Skin tannins make you feel like you just bit into an unripe persimmon – very astringent, but over time in the bottle they can smooth out. We generally leave the skin on for about eight days, and the longer the skins are on the grapes, the rougher the wine.

Tannins created by seeds aren’t really tannins, but they are similar, so they have been categorized together. They tend to be bitter, so when winemakers press the grapes they are usually gentle. Cheaper wines tend to press the grapes heavily, which releases a bitter taste, but the residual sugar sometimes covers up the astringency.

New oak barrels have tannins that can be overpowering for young wines, especially those that have thinner skins than other wines. You should use an aerator or decanter for these types of wines to help smooth them out.

Most tannic wines need food to help round out the astringency. Once a month, we have Vlad from Truffles “N” Toffee to do a chocolate pairing. He will join us in the tasting room March 24 & 25 from noon to 5 p.m. You get to enjoy two samples of chocolate with Reyes Winery’s award-winning wines.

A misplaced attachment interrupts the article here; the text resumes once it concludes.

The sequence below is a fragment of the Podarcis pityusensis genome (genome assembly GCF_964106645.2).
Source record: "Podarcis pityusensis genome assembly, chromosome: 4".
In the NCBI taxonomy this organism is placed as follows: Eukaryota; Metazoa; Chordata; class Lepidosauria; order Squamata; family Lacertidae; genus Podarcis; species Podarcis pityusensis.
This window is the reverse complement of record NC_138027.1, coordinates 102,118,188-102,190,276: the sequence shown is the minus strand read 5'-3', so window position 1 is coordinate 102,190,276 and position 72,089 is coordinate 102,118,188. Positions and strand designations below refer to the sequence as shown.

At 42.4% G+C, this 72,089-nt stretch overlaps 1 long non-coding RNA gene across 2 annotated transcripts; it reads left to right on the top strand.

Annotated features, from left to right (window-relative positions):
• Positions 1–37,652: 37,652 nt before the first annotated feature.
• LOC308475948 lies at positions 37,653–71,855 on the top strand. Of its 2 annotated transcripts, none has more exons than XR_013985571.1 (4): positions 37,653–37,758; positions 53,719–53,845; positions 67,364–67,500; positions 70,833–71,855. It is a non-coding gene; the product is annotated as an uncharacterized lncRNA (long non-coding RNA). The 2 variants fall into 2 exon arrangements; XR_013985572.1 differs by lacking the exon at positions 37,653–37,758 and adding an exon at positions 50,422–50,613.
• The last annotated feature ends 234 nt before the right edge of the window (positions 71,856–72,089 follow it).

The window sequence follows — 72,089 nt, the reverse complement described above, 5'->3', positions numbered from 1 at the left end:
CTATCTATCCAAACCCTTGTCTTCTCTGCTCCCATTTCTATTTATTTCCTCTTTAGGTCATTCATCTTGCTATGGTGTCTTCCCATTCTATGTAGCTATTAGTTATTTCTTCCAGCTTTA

Live Music This Week

| Entertainment | March 15, 2018

Mar 15 Thurs
7-10pm Downtown Newhall Senses, 3rd Thursdays Irish theme
7–10p Bergies steakhouse Marsh, Gustin, Davis Southern rock
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Mar 16, Fri
6–9pm Wolf Creek Brewery Drop Zone Classic rock
8–11p Wine 661 Miles 2 Go C.Rock w fiddle
8–12m Rock Inn (Lake Hughes) Robert Heft duo Blues & orig
8–12m Vincent Hill Station The Fulcos on the patio Family band
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Mar 17, Sat
6–10p Vincent Hill Station Dan Parra Folk rock
8–12m VFW 6885 Lynn Rutherford Country mix
8–11p Wine 661 Sean Hughes Classics & orig
9p–1a Rock Inn (Lake Hughes) Sting Theory Irish Shenanigans
9–1:30a Doc’s Inn Frankly Speaking Rock – St Pats
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Mar 16 & 17, Fri and Sat 9p–12m and Mar 18 Sun 5–8pm Salt Creek Grille Live music
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Mar 18, Sun
10a–2p Saugus Swap Meet Brothers & Others Live music
3–7pm Vincent Hill Moldy Marvin’s Open Mic Live music
5–9pm VFW 6885 Rob Staley band Country
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Mar 20, Tues
7–10p Bergies steakhouse Deep Fried Daddys Rock-blues mix
Mar 21, Wed
6–8p The Local Pub & Grill Dole Humphries R & B, Indie rock
Mar 22, Thur
6:30–9p Casa de Pizza Jimmy Carnelli Sinatra style
(not in SCV but nearby in Mission Hills) dinner reservations are a must
7–10p Bergies steakhouse Eliot Witherspoon Classic rock
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Mar 23, Fri
6–9pm Wolf Creek Brewery Live Music every Friday Various
8–11p Wine 661 Colene & Co R&B, jazz, swing
8–12m Rock Inn (Lake Hughes) Matt Loewy Classic & orig